Art seen

<i>Le marechal Anglais </i> (The English blacksmith), by Theodore Gericault.
<i>Le marechal Anglais </i> (The English blacksmith), by Theodore Gericault.
''Gericault to Gauguin: Printmaking in France, 1820-1900'', (Dunedin Public Art Gallery)

A touring collection illustrating 19th-century French printmaking is a must-see at the Dunedin Public Art Gallery.

The display concentrates on a period during which the print was reclaimed as a major art form, rather than simply a means to create mass-produced commercial work. From the end of the Napoleonic era, lithography, and later etching, were taken up by painters as a means to extend their skills and explore the themes in their work. The influence of overseas printmaking, particularly that of the Orient, also had a profound effect on French printmaking during the period.

The exhibition focuses not only on French artists, but also on artists of other nationalities who came to France to extend their knowledge and reputation. Works presented range from the realist schools to later Impressionist and Post-impressionist pieces.

A list of the artists in this exhibition reads like a roll call of European art history: Renoir, Manet, Pissarro, Lautrec ... but it is the less well-remembered names that provide many of the delights. The wild, sketch-like lines of Jean-Louis Forain's courtroom scene and a delicate riverscape by Felix Bracquemond in particular caught my eye, though to limit mention of individual works to two is to unfairly neglect the many other works that make this exhibition well worth a visit.

<i>Viognier</i>, by Sharon Singer.
<i>Viognier</i>, by Sharon Singer.
''Another touch of whimsy'', (The Artist's Room)

It's often a little off-putting to consider an exhibition primarily on the basis of its whimsicality, but whimsy is nicely evoked by many of The Artist's Room's artists. As such, the gallery has presented exhibitions of whimsical work on a regular basis, and the latest collection hits the right mark on the tightrope between the serious and the silly.

There is also a good balance between the styles of the different artists involved in the exhibition. The almost religious icon-like smoothness of Emma Butler's large, calming works is counterpointed by Sharon Singer's free brushstrokes, her violently green New Zealand scenes threatening to dominate the gallery. Similarly, Crispin Korschen's wispy ethereal introspections are met by the solid, cartoon-like humour of Tony Cribb's Tin man.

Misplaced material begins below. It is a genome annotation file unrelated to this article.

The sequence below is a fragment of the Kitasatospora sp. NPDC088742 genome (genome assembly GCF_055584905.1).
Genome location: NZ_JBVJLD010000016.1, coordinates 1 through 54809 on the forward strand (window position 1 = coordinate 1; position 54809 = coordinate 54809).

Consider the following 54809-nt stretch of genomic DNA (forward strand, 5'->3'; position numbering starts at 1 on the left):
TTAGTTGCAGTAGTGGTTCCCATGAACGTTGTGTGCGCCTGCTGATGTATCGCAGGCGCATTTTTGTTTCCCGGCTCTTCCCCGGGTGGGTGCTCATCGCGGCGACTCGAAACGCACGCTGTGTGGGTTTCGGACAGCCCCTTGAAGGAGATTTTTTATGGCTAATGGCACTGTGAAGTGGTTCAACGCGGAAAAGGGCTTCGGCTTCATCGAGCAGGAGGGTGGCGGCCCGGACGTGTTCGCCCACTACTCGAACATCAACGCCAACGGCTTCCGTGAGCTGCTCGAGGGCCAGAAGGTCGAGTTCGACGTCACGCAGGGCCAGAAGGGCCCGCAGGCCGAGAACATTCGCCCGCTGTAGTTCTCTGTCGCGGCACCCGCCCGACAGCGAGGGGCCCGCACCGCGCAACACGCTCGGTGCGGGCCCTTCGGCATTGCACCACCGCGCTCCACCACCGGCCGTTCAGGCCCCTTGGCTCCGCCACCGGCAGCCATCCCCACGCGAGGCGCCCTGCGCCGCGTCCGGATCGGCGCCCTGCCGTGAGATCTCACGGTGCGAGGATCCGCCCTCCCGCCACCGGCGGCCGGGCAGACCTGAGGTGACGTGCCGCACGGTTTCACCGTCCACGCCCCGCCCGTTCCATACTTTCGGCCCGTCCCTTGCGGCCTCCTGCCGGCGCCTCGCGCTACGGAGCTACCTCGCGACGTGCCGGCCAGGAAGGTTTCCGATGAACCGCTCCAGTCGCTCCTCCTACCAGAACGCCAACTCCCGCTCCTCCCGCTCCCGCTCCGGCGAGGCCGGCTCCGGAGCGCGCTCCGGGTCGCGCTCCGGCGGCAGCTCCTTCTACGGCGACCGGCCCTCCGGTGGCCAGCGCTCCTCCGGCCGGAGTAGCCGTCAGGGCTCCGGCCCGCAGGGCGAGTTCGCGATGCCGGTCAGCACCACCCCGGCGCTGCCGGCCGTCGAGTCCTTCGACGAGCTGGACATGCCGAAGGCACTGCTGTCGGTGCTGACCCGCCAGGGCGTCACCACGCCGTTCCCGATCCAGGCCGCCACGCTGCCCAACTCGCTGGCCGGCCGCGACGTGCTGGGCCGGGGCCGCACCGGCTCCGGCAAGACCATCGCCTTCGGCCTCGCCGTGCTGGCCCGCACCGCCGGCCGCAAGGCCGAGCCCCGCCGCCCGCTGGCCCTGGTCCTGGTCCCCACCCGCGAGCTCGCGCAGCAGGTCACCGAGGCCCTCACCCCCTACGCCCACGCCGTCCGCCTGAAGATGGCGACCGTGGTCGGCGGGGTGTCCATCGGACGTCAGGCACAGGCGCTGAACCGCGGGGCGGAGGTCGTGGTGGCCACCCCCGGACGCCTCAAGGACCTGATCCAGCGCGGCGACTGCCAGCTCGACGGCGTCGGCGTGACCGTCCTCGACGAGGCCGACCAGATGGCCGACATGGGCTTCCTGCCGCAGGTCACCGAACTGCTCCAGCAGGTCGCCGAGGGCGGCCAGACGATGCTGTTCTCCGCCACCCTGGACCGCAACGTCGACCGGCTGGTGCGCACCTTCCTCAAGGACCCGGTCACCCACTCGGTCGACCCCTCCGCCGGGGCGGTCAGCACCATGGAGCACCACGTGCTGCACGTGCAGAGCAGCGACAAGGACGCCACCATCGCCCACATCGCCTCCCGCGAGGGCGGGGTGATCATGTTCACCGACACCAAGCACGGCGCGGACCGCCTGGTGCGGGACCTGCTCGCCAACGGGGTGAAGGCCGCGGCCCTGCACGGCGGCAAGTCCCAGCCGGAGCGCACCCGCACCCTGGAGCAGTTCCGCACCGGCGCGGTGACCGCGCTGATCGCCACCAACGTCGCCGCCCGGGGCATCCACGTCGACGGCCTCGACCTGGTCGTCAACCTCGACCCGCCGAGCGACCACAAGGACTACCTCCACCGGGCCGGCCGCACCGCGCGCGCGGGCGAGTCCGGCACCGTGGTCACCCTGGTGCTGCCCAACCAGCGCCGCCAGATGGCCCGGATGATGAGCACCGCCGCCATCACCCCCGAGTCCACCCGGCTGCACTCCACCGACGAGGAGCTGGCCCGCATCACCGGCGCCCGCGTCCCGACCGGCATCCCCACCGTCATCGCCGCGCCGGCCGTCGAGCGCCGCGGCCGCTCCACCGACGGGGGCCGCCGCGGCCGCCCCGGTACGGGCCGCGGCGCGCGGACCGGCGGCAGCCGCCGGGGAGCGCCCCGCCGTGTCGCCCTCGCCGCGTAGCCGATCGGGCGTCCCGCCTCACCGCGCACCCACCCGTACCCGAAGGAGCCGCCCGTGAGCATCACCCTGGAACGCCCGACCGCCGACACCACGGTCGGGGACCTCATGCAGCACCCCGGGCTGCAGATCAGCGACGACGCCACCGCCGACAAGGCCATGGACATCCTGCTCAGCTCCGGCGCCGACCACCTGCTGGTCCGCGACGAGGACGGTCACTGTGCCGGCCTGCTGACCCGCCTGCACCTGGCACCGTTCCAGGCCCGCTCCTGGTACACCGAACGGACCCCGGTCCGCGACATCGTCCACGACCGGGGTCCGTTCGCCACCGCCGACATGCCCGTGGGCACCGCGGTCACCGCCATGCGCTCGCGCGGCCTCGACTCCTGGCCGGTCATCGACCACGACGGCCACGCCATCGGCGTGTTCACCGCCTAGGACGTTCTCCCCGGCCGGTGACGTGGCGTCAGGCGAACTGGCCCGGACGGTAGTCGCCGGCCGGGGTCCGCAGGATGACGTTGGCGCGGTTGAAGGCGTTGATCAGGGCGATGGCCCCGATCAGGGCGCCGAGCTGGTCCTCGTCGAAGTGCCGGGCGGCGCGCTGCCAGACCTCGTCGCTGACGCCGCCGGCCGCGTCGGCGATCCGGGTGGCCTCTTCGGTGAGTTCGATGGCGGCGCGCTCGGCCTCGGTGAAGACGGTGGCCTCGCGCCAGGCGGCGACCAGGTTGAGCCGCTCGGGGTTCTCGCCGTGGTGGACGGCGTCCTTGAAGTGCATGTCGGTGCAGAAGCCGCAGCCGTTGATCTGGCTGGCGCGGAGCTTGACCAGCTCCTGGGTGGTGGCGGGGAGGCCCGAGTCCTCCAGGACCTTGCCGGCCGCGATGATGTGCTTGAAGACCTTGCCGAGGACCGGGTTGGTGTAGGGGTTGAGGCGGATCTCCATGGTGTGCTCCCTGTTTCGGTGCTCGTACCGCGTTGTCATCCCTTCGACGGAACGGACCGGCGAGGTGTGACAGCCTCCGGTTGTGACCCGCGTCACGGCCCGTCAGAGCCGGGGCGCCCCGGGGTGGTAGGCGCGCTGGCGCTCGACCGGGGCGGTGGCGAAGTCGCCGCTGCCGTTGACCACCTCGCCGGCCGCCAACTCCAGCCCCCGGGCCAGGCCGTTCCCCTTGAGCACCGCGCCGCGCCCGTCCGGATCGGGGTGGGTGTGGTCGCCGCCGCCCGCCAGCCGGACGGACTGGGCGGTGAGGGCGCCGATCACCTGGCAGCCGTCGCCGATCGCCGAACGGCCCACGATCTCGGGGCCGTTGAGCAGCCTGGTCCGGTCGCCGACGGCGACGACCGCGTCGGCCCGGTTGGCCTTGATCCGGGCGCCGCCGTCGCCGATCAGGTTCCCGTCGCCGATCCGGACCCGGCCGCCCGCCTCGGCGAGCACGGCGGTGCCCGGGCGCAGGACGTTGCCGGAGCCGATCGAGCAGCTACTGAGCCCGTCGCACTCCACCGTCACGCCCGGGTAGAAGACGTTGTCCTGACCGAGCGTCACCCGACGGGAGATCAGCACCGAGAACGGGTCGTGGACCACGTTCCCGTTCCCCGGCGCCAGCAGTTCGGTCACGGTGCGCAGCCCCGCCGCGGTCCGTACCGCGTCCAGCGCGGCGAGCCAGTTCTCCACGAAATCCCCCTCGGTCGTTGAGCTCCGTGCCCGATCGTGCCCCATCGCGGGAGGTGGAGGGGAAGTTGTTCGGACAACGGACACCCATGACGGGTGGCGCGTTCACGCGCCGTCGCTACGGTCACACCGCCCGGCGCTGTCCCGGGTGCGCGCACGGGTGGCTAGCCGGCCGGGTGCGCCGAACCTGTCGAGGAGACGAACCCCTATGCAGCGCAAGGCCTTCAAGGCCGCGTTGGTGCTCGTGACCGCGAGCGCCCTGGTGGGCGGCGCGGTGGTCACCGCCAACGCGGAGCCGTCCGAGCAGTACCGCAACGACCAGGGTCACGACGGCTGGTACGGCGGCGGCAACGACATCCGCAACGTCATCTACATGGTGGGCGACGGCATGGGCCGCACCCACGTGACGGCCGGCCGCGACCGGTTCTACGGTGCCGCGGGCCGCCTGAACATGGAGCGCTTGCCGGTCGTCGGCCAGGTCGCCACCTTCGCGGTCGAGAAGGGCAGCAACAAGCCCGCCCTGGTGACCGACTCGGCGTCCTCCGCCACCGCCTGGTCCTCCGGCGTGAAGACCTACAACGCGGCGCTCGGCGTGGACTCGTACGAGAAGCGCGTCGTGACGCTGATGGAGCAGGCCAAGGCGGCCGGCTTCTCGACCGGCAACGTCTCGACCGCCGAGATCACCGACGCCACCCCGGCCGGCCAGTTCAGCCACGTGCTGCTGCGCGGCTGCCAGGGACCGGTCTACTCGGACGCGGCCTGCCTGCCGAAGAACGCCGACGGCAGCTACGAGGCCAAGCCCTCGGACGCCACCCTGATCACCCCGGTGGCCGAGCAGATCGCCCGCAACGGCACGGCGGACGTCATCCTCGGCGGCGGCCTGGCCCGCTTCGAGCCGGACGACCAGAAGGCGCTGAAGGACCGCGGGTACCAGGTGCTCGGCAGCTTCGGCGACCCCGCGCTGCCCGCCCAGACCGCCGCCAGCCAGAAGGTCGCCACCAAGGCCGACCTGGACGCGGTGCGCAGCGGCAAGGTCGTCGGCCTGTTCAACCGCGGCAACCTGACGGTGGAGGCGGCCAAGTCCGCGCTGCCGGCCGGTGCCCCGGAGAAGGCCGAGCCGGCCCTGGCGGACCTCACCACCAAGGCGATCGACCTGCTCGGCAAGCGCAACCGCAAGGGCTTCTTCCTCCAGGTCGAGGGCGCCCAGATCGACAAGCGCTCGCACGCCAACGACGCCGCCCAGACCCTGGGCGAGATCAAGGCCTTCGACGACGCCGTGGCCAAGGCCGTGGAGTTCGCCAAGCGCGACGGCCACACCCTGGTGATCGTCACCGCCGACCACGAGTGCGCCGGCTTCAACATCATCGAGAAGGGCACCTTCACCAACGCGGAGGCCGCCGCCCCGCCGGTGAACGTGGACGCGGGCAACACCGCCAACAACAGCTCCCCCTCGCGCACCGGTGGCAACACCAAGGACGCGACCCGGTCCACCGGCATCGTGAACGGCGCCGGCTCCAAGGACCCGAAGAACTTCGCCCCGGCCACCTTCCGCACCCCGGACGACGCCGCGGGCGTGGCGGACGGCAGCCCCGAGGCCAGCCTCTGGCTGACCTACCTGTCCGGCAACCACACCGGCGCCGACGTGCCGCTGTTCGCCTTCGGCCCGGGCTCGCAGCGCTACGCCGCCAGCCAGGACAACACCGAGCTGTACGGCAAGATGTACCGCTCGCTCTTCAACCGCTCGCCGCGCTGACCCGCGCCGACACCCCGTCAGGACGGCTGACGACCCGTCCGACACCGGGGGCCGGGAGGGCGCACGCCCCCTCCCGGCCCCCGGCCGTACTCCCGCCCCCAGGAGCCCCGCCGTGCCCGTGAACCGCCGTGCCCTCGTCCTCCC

Dotted around the gallery, bringing light-hearted relief with their own eccentric nature, are ceramic works by Cheryl Oliver and Helen Back. Both sets of figures become characters in an outlandish circus, puncturing whatever remaining sobriety there may be in the gallery space. Back's large grotesques seem poised as slightly sinister yet delightful ringmasters, ready to guide the viewer from one strange sight to the next. Oliver's charmingly oddball figures are the clowns, travelling along in their absurd yet somehow perfectly appropriate vehicles.

<i>Looking toward St Kilda</i>, by Jeffrey Harris.
<i>Looking toward St Kilda</i>, by Jeffrey Harris.
''The Melbourne Drawings'', Jeffrey Harris(Dunedin Public Art Gallery)

Dedication, desperation, desolation. These words capture the essence of a relationship through its phases from happiness through break-up to loss. This narrative is detailed by Jeffrey Harris in his ''Melbourne drawings'', displayed in the Dunedin Public Art Gallery.

The works date from the mid-1980s, when Harris had taken up residency at the Victorian College of Arts. There, his art practice expanded from its roots, both in terms of his sources of inspiration and in terms of his artistic surroundings. Some of the new influences which inspired Harris are evident in these drawings, but the emotional heart of them is very much the artist's own, to the point where we view the destruction of the relationship depicted with a voyeuristic unease.

The narrative flow of these works is strong. The images become moments, 32 stations of the star-crossed, flowing from the busy, socially active early days to the broader strokes of two figures at odds, before moving to the existential angst of the lone figure against a bleak skyline, and the finality of empty desolation. The lines become darker, thicker, bold even by Harris' usual dramatic standard, as the protagonist moves though his own wasteland. Here we see the artist in total control of his medium as a means of exorcising the soul.


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